Sorry for lack of context. I just wanted to avoid superflous information (and I’m also a little bit worried that people will find what I’m trying to do too silly and just ignore me ).
I’m writing a little swiss-army knife kinda library of mutation operations for neural networks and I’m thinking that one of the tools should be to change the shape of the filter kernels in convolutional layers.
The weights of a 2D conv-layer is typically structured as a 4D array and in this case (flux) the first two dimensions are the kernel sizes. So given an array of size
w,h,nout,nin i want to change it into a new array of size
w',h',nout,nin where the mapping from
w',h' can be decided through some user defined policy, hopefully with a not too clunky API.
I guess this also answers @StefanKarpinski’s question about output having the same number of elements (yes, it is fine to crash if the policy does not always select the same number of elements).
I know it is probably a bad idea to try to do that to an already trained model, but I want to be able to play with evolving a population of models while they are training (which in itself might be a bad idea ofc), possibly even learning which operations “work” and which doesn’t.
I haven’t given much thought about what would be the least damaging way to shrink the kernel size, but I want to try to something like starting from the edges and remove the row/col with the smallest abssum for each kernel. This might very well be worse than just picking the one edge with lowest abssum across all kernels as it will mess up the phasing between kernels which probably means something to the activation, but I want to try it out.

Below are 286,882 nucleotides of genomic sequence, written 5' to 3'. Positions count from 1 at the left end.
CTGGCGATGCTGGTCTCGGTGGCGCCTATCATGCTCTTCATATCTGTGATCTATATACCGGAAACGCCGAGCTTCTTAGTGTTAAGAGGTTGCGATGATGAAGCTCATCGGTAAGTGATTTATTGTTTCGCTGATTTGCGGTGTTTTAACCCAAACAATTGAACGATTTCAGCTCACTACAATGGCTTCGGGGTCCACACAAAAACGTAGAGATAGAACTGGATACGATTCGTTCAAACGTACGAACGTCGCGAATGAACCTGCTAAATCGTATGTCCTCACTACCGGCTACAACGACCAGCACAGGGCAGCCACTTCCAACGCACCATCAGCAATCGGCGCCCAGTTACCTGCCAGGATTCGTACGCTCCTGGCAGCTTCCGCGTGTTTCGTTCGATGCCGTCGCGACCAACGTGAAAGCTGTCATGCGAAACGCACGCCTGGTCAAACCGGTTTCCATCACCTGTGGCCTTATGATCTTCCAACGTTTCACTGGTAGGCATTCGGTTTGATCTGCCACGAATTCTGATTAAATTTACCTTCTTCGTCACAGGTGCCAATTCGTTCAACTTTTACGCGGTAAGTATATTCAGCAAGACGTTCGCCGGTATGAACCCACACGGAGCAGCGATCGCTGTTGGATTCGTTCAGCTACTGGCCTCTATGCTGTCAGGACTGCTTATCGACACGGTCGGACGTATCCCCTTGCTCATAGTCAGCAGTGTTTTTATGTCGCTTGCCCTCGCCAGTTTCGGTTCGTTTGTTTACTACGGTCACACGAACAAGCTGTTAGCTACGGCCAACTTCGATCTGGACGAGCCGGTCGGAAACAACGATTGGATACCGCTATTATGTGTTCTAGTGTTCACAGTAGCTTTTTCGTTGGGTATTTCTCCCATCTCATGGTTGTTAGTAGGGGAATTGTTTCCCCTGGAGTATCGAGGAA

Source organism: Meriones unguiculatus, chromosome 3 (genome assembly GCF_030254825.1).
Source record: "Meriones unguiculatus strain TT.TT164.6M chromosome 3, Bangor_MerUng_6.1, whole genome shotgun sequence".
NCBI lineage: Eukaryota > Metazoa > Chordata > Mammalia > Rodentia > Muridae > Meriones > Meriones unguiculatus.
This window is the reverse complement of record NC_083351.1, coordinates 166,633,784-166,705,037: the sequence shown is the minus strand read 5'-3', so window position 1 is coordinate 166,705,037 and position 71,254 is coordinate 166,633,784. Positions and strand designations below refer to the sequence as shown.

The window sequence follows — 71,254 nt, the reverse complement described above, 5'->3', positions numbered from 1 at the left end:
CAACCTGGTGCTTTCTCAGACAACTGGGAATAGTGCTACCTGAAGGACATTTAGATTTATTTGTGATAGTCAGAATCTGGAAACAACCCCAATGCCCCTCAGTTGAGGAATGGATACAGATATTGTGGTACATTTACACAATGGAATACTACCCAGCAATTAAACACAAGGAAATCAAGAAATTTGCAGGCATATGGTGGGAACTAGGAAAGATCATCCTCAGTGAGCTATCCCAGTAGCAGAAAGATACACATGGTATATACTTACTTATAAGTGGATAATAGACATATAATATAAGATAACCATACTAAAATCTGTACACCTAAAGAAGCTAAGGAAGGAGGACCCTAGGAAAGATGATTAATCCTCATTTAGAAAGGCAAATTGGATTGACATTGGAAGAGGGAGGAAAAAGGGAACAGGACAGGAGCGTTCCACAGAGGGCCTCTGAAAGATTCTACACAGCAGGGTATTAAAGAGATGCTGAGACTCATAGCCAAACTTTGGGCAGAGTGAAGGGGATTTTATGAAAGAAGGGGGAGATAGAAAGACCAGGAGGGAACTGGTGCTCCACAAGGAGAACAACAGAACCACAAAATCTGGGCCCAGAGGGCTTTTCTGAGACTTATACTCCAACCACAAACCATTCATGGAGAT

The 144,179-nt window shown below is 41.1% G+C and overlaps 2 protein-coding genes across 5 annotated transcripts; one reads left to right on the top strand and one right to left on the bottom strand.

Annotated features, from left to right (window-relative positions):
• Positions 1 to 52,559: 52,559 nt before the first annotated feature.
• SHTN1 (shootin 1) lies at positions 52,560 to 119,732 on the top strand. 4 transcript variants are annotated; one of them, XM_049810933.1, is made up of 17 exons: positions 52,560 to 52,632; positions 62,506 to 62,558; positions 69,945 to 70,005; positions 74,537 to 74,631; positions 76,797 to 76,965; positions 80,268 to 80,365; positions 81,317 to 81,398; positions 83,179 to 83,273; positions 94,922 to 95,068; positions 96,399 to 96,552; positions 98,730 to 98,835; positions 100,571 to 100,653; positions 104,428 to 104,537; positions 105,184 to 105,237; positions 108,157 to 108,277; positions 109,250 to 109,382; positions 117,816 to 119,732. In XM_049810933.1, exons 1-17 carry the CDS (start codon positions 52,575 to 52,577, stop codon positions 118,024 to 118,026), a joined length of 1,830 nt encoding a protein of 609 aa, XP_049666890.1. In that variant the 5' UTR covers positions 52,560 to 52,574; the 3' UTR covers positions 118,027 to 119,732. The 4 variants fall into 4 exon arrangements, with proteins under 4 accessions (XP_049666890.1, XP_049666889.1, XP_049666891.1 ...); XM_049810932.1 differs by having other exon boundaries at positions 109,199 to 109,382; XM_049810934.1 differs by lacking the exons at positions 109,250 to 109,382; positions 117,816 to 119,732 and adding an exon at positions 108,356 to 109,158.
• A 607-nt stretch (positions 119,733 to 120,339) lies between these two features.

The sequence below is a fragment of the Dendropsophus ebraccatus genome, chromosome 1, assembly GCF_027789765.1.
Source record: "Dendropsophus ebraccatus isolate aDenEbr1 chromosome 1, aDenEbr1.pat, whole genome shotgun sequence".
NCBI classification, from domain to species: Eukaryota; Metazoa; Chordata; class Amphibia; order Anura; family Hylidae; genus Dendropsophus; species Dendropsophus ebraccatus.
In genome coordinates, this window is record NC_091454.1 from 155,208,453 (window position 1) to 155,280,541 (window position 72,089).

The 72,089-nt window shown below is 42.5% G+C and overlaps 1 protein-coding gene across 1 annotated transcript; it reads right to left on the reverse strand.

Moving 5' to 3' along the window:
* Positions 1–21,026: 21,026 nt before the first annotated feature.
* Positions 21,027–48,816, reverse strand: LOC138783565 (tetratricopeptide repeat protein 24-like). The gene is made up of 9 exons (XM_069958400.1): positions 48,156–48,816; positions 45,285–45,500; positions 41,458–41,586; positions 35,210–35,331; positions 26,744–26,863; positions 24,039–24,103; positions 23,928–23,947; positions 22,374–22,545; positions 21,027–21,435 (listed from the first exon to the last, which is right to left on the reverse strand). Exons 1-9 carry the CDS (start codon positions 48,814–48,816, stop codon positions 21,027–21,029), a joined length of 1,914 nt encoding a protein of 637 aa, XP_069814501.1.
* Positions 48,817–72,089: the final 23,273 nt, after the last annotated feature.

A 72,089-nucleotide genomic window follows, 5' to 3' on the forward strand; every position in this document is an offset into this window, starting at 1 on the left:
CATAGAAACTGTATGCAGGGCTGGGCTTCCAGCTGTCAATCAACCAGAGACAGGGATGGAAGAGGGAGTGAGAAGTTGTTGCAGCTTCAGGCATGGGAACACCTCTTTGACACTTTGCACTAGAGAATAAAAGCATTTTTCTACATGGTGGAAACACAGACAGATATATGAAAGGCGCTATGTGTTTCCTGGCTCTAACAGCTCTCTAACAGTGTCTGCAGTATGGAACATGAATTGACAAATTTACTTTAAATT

Anyways, given how many nice convenience things Julia has for working with arrays, I was first hoping that there might be some CartesianIndex magic or similar which could do this for me. If the answer given the above is to preallocate the array and write to it in a for loop I think I can work it out.
I’m also aware that conv-layers seldom are large enough for an inefficient algorithm to be a significant problem (in the context I’m talking about here). I’m just out to learn something (and maybe to avoid the perhaps unlikely embarassment of someone pointing out a stupidly inefficient piece of code in my repo).